Related Reviews

Birchall - Tony Cliff: A Marxist for His Time
Cliff - Trotsky: Towards October
Cliff - Trotsky: The Sword of Revolution
Cliff - Lenin: All Power to the Soviets
Cliff - Lenin: Revolution Besieged
Tony Cliff & Donny Gluckstein - Marxism and Trade Union Struggle, The General Strike of 1926

Carol & Frederik Pohl - Science Fiction: The Great Years

This collection of interesting science fiction is an insight into early pulp fiction, the editors deliberately choosing fiction that stood out from the rest. Frederik Pohl was a well known author, and he collaborated on this collection with his wife Carol, who says she had little knowledge of science fiction by Fred asked her to collaborate so that she would chose stories without any "sentiment about the old days". The result is a slightly eclectic collection of interesting stories that today seem slightly staid, but that's because so many of these were ground breaking works that set the tone and created some classic SF tropes.

Of the seven stories, a couple stand out. William Tenn's 1953 classic The Liberation of Earth is an entertaining account of how Earth's inhabitants cope with repeated "liberation" by far advanced alien civilisations who are themselves at war with each other. It's funny, cynical and if it hadn't been first published in 1953, I would have assumed it was commentary on the Vietnam War. In places it betrays its roots in early fiction of the 1930s, the alien Troxxt are "truly wormlike in form", but at other points it feels remarkably modern, as when the remaining humans remember that they were "helping to make the universe safe for democracy".

I also enjoyed C.M. Kornbluth's The Little Black Bag from 1950. An future accident with a time machine allows a medical kit to go back in time and a struck-off, alcoholic doctor gets hold of it and is able to do medical miracles. I was expecting a very different ending to Kornbluth's dark tragedy - but found it very entertaining. Kornluth's story and several others also give a sense of some preoccupations of the 1930s. A couple refer to the poverty, alcoholism and homelessness of America during the depression. Others are imbued with contemporary, mistaken, science fiction. Old Faithful from 1934 tells the story of an alien on Mars communicating with Earth. Mars is covered in canals, short of water and with an aging civilisation on the brink of collapse. 

The last story I'll mention is And Then There Were None (1951) by Eric Frank Russell. I've always enjoyed Russell's stories and can't remember reading this one. It's a fascinating combination of what Frederik Pohl calls, "out-Randing Ayn Rand" while injecting heavy doses of the non-violent resistance à la Gandhi. Except this is set on a planet that's been out of contact with Earth for many decades. It is a clever story, that mixes politics with entertainment.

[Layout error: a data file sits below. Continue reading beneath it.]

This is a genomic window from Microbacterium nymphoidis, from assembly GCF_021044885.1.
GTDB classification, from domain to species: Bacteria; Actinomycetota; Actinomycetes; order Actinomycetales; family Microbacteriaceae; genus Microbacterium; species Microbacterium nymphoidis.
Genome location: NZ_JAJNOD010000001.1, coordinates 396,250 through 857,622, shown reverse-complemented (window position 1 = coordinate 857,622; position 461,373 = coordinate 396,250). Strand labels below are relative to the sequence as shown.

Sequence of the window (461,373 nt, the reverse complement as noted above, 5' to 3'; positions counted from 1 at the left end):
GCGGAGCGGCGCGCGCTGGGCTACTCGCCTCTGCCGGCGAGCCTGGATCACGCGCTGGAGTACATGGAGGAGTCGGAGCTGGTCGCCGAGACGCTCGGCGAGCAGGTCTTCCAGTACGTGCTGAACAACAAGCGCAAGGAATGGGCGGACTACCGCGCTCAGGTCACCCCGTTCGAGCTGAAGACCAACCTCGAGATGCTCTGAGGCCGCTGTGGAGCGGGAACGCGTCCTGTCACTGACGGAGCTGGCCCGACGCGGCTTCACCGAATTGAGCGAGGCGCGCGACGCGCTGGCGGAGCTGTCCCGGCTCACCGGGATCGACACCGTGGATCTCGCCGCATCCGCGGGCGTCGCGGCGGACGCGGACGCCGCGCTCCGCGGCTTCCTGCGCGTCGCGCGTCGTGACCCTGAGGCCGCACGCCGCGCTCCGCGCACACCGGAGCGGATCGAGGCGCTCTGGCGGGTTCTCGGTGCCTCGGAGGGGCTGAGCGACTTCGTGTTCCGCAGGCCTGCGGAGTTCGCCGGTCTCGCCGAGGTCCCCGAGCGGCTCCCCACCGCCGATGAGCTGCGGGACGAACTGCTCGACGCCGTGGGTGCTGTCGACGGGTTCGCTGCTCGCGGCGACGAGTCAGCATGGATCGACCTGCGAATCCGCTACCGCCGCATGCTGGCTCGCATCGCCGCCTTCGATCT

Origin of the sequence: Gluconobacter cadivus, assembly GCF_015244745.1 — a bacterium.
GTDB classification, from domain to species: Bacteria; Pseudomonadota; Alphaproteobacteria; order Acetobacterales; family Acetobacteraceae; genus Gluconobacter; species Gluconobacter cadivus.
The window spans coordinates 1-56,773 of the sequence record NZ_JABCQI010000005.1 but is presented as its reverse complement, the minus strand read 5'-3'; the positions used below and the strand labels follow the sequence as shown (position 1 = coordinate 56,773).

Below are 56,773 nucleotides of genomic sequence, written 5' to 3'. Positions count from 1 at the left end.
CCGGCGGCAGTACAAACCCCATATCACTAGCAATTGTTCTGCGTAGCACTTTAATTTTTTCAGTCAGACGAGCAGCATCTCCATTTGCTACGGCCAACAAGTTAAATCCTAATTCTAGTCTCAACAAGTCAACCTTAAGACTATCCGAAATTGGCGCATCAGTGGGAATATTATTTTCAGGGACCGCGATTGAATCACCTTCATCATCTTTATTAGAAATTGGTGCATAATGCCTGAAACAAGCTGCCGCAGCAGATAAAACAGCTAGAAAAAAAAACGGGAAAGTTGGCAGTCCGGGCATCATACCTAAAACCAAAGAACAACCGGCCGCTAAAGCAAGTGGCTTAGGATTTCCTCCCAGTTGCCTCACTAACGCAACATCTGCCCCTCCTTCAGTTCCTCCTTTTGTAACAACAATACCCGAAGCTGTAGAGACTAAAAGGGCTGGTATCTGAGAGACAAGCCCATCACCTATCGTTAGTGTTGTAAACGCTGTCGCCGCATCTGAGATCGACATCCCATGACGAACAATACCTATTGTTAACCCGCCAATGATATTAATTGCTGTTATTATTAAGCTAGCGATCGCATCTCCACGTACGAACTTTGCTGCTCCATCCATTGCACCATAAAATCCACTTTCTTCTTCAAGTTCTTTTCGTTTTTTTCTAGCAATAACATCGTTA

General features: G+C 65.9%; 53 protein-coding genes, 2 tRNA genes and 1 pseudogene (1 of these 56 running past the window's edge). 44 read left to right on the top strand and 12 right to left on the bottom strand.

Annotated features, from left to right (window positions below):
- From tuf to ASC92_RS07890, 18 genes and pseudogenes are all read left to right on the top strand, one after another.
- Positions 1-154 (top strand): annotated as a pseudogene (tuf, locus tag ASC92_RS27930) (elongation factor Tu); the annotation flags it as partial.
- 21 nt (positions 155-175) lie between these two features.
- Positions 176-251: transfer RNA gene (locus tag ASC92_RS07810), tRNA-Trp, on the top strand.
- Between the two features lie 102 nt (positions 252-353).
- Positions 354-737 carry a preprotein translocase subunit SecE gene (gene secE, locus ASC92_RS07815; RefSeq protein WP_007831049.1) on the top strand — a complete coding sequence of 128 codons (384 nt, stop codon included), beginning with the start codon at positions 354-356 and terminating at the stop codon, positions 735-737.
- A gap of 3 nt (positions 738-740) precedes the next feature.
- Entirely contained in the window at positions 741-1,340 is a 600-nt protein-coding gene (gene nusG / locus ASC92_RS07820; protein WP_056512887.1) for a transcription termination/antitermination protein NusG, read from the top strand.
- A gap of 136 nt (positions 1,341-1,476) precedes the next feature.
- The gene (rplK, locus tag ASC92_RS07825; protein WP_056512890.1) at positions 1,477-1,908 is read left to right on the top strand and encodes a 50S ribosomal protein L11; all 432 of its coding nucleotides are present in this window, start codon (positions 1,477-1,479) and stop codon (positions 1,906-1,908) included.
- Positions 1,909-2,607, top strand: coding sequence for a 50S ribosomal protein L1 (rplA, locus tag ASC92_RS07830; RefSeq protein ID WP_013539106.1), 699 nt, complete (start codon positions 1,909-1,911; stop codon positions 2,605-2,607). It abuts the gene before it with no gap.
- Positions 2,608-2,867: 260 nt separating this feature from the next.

Few of these stories are rare, and together they are a nice, if unchallenging collection. Fans of the genre will almost certainly have read some of them before, but dig this out for some classics. You can see some of the magazines they first appeared on this website here which also has a full index. The introductions from the Pohl's are more a glimpse into world of the science fiction community than analysis of the stories themselves, but they do contain entertaining bits, including the amusing info that their daughter was looked after by the musician John Cage during poker nights. Presumably he sang her to sleep very quietly indeed.

Monday, November 01, 2021

Ralph Whitlock - The Shaping of the Countryside

Ralph Whitlock is barely known today, yet he was one of the most prolific writers and commentators on subjects relating to the English countryside. A farmer, novelist, conservationist and broadcaster he was extremely well known. But today, barely a quarter of a century after his death and at a point when interest in the countryside, nature, ecology and agriculture is exploding again, he is barely remembered.

The Shaping of the Countryside was published in 1979 and covers themes very dear to my heart - in particular the way that the countryside has been shaped by centuries of human labour. Whitlock begins with the geological foundation of the British Isles, quickly moves to bronze and iron age history and the Roman Invasion. At each point he shows the contribution of those peoples to the physical shaping of the countryside, through deforestation, building and particularly agriculture.

Unfortunately despite a strong start - I was particularly drawn in by his comments about newcomers to his village who often desire the place to stand still, yet seem unaware of the continual change inherent to the countryside - I was disappointed by many of Whitlock's assertions and some of his political arguments. I also found too many factual errors to have real confidence in his writing.